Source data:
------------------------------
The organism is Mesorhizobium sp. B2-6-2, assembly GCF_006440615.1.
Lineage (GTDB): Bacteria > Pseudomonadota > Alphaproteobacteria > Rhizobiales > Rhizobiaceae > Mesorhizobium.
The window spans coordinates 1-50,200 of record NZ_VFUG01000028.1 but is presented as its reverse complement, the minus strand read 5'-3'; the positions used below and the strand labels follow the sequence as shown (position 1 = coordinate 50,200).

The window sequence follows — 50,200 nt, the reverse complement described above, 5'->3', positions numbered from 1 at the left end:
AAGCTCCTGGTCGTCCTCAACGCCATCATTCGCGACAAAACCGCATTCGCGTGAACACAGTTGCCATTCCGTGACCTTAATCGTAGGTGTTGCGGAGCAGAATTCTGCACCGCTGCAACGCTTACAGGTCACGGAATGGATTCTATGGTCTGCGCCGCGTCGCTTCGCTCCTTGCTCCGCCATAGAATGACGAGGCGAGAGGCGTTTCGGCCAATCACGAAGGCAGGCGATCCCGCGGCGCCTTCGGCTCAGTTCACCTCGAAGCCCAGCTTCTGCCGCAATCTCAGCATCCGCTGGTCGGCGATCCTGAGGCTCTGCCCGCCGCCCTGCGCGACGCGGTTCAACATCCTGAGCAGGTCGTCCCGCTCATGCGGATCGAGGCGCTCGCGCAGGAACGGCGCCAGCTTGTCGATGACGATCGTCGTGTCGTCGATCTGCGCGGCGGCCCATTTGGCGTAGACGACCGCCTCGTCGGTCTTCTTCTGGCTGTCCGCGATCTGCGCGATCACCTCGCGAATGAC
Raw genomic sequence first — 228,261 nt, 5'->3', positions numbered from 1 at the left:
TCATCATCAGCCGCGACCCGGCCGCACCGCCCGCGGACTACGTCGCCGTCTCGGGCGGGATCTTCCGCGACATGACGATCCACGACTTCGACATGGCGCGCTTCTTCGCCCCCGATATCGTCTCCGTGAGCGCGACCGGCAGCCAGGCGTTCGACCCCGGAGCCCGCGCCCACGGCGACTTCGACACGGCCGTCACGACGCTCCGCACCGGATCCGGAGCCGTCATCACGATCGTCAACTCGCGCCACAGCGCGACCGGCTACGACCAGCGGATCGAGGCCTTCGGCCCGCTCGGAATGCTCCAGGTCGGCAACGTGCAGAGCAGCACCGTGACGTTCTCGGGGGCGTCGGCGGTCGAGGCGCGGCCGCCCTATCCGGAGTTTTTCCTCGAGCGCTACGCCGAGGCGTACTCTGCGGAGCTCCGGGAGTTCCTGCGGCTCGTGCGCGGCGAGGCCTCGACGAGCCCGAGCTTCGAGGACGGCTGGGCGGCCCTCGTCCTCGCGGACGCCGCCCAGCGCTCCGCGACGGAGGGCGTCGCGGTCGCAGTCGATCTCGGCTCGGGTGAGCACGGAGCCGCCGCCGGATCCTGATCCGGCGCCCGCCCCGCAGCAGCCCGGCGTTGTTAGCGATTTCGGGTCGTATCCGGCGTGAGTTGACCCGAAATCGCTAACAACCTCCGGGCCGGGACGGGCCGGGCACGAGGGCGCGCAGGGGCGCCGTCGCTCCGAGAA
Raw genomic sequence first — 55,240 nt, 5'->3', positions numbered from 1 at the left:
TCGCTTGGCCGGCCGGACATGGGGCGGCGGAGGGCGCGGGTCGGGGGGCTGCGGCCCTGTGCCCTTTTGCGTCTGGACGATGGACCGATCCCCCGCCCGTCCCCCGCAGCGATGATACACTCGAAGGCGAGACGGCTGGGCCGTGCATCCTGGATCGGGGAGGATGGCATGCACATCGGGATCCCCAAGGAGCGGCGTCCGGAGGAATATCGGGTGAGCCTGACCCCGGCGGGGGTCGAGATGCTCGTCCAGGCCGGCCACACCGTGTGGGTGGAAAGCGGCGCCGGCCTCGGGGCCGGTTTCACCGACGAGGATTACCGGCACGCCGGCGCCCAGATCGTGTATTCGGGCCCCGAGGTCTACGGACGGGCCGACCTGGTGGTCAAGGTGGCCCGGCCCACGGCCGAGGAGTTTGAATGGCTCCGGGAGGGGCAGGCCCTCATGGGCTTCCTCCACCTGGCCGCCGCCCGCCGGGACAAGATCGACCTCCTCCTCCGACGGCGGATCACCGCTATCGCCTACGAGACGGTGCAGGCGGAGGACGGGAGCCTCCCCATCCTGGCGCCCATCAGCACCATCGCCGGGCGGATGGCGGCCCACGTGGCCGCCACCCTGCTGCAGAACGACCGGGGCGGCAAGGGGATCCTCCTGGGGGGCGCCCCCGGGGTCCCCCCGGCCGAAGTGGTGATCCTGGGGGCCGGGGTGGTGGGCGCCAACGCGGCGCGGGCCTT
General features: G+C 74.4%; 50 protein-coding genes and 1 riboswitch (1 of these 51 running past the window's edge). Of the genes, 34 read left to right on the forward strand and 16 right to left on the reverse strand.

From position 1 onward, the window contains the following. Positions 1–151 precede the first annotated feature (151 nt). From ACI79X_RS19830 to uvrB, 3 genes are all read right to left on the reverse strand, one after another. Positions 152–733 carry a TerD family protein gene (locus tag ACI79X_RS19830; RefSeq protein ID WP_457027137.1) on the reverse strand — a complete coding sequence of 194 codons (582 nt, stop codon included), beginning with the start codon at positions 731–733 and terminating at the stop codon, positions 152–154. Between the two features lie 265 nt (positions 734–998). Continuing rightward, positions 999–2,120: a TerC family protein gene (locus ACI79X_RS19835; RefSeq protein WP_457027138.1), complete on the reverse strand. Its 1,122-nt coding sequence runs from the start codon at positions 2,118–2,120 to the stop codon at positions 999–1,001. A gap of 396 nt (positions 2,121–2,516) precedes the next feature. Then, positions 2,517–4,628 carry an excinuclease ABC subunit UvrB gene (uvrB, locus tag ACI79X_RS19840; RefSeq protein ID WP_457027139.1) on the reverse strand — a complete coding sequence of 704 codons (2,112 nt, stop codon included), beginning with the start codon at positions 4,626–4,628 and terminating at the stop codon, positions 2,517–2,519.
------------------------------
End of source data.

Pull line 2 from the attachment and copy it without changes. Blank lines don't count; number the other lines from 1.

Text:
Lineage (GTDB): Bacteria > Pseudomonadota > Alphaproteobacteria > Rhizobiales > Rhizobiaceae > Mesorhizobium.